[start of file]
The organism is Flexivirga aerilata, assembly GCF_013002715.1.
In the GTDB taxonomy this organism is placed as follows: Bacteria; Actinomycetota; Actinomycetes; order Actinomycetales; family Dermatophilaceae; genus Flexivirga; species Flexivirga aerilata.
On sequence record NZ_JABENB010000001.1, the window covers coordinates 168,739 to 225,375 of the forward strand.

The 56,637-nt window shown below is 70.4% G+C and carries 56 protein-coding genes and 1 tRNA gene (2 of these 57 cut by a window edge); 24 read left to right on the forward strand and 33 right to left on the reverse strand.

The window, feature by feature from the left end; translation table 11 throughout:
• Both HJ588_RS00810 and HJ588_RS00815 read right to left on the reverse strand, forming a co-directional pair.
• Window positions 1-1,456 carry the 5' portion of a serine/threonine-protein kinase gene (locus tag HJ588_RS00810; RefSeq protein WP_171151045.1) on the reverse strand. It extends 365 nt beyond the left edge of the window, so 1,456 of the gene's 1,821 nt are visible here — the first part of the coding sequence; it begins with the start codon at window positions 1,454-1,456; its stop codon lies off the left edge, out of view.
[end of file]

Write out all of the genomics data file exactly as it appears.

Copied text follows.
The organism is Flexivirga aerilata, assembly GCF_013002715.1.
In the GTDB taxonomy this organism is placed as follows: Bacteria; Actinomycetota; Actinomycetes; order Actinomycetales; family Dermatophilaceae; genus Flexivirga; species Flexivirga aerilata.
On sequence record NZ_JABENB010000001.1, the window covers coordinates 168,739 to 225,375 of the forward strand.

The 56,637-nt window shown below is 70.4% G+C and carries 56 protein-coding genes and 1 tRNA gene (2 of these 57 cut by a window edge); 24 read left to right on the forward strand and 33 right to left on the reverse strand.

The window, feature by feature from the left end; translation table 11 throughout:
• Both HJ588_RS00810 and HJ588_RS00815 read right to left on the reverse strand, forming a co-directional pair.
• Window positions 1-1,456 carry the 5' portion of a serine/threonine-protein kinase gene (locus tag HJ588_RS00810; RefSeq protein WP_171151045.1) on the reverse strand. It extends 365 nt beyond the left edge of the window, so 1,456 of the gene's 1,821 nt are visible here — the first part of the coding sequence; it begins with the start codon at window positions 1,454-1,456; its stop codon lies off the left edge, out of view.